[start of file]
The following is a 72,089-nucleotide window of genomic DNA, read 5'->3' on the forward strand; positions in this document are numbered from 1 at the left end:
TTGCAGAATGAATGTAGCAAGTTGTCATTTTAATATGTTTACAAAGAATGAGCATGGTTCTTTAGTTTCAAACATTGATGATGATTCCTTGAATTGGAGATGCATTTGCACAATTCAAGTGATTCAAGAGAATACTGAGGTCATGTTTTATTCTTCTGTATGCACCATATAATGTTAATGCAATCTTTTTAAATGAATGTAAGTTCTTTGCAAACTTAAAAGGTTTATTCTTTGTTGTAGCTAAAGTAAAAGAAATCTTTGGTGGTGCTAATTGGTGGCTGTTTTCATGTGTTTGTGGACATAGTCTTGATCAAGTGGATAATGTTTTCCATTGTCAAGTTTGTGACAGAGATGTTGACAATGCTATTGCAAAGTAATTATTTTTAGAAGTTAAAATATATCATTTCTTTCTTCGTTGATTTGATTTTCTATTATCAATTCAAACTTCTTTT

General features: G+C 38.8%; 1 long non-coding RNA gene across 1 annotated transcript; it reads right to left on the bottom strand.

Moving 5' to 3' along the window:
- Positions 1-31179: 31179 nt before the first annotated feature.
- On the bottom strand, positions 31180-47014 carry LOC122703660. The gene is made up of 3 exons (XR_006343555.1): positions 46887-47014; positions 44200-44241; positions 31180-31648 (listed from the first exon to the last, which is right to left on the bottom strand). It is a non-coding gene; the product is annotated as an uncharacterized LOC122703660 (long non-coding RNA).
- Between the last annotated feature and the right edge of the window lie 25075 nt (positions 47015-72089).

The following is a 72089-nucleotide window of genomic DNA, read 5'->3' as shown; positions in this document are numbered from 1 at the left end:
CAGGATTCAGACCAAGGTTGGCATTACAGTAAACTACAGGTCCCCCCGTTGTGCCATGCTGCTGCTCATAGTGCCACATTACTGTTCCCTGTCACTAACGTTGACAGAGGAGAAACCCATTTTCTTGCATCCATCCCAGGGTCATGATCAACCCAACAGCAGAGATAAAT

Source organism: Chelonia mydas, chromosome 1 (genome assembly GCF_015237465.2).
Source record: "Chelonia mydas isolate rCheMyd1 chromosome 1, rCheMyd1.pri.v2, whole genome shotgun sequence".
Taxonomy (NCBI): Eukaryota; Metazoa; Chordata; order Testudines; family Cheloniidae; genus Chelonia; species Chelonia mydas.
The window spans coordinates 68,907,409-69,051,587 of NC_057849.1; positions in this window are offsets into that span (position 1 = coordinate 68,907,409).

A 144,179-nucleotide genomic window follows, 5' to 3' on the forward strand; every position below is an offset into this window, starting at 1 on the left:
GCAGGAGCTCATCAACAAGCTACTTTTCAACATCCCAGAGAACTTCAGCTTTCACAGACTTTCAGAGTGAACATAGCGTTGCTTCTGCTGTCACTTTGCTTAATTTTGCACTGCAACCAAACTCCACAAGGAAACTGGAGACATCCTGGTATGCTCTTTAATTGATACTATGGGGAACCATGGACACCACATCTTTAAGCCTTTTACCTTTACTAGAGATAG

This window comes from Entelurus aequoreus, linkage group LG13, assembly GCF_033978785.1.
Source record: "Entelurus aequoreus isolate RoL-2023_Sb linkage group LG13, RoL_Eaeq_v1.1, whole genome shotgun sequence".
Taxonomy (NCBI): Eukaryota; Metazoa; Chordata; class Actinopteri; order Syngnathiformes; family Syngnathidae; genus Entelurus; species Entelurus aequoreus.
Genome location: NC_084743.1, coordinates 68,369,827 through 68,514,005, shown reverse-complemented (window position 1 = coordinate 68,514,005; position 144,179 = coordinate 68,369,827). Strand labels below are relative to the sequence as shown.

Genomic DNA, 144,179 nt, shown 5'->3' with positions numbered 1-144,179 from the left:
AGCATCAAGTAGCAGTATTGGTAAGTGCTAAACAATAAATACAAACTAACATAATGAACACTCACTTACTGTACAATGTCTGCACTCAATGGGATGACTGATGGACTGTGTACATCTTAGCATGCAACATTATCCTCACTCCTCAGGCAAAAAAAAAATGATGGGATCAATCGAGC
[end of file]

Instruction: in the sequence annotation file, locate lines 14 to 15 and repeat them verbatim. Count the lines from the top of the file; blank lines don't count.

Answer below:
A 144,179-nucleotide genomic window follows, 5' to 3' on the forward strand; every position below is an offset into this window, starting at 1 on the left:
GCAGGAGCTCATCAACAAGCTACTTTTCAACATCCCAGAGAACTTCAGCTTTCACAGACTTTCAGAGTGAACATAGCGTTGCTTCTGCTGTCACTTTGCTTAATTTTGCACTGCAACCAAACTCCACAAGGAAACTGGAGACATCCTGGTATGCTCTTTAATTGATACTATGGGGAACCATGGACACCACATCTTTAAGCCTTTTACCTTTACTAGAGATAG